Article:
NHS Providers warns that requiring healthcare workers to work during strikes could negatively impact patient care.

Hospital trust leaders have expressed concerns that requiring medical personnel to work during industrial action under new laws that limit strikes could have a negative impact on patient care. Meanwhile, government officials have stated that their new measures will ensure that essential public services continue to operate during the holiday season.

NHS Providers, which represents hospital, mental health and ambulance trusts, said there was a significant risk it would damage relationships between staff and employers that are already very challenged, in a way that could affect patients.

In response to the consultation regarding minimum service levels in hospitals, it stated: “Our main worry is that instead of improving services as intended, the proposed legislation would deteriorate relationships between employers and employees, as well as between trusts and local union representatives, ultimately harming patient care in the long run.”

According to NHS Providers, the government’s own evaluations demonstrate that it would be more expensive to implement than other options. Their conclusion was released at the same time as the government issued instructions to employers on how to give notices to employees under the new legislation.

The TUC, the governing organization for labor unions, expressed that the laws were intended to worsen conflicts rather than resolve them. They stated that the additional guidance and mandatory code of practice only serve to make an already problematic legislation even more detrimental by adding unnecessary bureaucracy for both unions and employers.

The government has established guidelines for the minimum level of services in rail, ambulance, and border security, which will be implemented by the end of this year.

This year, the Strikes (Minimum Service Levels) Act was introduced, which was met with strong opposition from trade unions who deemed it impractical and a violation of the right to strike.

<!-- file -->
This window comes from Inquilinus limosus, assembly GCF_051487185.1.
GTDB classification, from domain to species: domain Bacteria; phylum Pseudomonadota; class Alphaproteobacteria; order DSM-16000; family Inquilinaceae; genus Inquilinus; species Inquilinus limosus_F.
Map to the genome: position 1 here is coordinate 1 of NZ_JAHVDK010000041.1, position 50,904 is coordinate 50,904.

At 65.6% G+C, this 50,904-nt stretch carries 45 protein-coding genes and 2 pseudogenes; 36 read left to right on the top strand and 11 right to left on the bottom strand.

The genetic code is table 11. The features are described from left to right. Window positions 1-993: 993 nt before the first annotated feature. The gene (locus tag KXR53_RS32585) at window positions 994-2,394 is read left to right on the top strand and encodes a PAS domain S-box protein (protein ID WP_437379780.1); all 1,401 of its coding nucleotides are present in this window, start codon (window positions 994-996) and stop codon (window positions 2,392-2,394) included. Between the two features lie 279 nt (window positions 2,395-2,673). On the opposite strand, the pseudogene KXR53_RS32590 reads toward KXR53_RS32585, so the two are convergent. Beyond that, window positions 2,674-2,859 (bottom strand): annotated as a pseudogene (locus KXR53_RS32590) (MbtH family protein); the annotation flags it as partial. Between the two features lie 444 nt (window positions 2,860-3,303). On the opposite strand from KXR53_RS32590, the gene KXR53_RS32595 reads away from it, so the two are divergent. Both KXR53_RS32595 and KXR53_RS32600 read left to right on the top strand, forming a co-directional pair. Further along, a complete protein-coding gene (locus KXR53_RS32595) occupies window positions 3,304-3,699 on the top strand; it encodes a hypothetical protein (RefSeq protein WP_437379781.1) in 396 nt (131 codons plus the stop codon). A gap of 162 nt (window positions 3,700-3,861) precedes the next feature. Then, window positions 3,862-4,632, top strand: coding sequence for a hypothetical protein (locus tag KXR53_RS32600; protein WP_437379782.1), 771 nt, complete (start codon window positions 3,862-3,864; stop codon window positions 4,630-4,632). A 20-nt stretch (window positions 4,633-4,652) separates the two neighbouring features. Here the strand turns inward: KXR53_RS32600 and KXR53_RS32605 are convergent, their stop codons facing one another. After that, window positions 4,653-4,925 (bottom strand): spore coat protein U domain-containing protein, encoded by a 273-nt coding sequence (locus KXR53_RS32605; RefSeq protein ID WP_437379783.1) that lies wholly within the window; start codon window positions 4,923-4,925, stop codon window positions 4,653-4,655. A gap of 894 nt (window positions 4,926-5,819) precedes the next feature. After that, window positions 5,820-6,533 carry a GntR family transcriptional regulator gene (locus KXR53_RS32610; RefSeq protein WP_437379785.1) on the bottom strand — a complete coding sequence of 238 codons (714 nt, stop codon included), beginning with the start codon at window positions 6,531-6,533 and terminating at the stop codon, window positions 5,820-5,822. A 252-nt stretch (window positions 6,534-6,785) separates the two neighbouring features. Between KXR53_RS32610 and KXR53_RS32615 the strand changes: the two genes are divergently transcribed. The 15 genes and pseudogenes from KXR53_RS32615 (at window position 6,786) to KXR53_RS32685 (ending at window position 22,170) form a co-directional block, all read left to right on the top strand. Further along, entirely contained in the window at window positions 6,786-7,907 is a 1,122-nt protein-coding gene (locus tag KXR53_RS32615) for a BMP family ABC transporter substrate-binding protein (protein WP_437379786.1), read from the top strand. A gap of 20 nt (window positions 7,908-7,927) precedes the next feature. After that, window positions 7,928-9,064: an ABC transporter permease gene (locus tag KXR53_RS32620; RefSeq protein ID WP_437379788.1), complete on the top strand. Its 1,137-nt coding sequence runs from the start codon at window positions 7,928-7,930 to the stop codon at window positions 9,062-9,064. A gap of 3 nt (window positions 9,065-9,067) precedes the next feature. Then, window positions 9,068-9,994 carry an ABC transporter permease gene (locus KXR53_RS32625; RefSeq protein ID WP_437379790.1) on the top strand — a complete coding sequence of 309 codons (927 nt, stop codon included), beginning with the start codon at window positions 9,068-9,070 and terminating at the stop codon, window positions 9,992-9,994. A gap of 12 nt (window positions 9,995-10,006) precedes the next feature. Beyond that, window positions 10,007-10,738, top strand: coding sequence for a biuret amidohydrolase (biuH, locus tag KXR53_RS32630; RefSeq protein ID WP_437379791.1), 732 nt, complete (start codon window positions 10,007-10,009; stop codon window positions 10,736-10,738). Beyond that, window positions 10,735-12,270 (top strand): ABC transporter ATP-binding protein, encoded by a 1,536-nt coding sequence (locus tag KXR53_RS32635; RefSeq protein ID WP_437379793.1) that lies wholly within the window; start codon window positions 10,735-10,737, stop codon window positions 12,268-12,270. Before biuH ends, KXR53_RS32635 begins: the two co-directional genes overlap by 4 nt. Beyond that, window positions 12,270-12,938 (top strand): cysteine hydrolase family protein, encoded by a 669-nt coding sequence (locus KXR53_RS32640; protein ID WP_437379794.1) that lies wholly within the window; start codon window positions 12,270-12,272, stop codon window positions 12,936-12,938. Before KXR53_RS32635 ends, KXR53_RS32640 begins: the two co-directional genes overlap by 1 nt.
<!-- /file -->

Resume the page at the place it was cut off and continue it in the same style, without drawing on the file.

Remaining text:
During a rail strike, the minimum number of staff required will be 40%. For the Border Force, a minimum level of service will require staffing at approximately 70% to 75%.

According to the regulations for ambulance services, it is mandatory for them to answer and assess all emergency calls, as well as respond to calls in situations where there is an immediate risk to life or when no other medical help is available at the location or during transportation to a hospital.

The ministers are currently seeking input on regulations that impact employees in hospitals, schools, universities, and fire departments.

This indicates that even if employees vote to go on strike, they may still be required to work and can be fired if they refuse. Additionally, unions may be subjected to large penalties if they are unable to prove that they have requested specific members to work during strike periods.

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The TUC’s general secretary, Paul Nowak, stated that these actions would only “harm labor relations and escalate conflicts.”

He stated that this strict law is a bold assault on the freedom to strike – it is impractical, lacking in democratic principles, and potentially violates international laws.

Simultaneously, government officials are attempting to reverse the prohibition of using temporary workers during strikes, following a ruling by the high court earlier this year that deemed the practice illegal.

Business minister Kevin Hollinrake stated that it is crucial to maintain a balance between the right to strike and ensuring that essential services remain accessible to the public.

“Businesses should not be limited by excessive regulations that lack justification. That’s why we are soliciting opinions on eliminating unnecessary rules, allowing businesses to determine their own staffing needs.”

Source: theguardian.com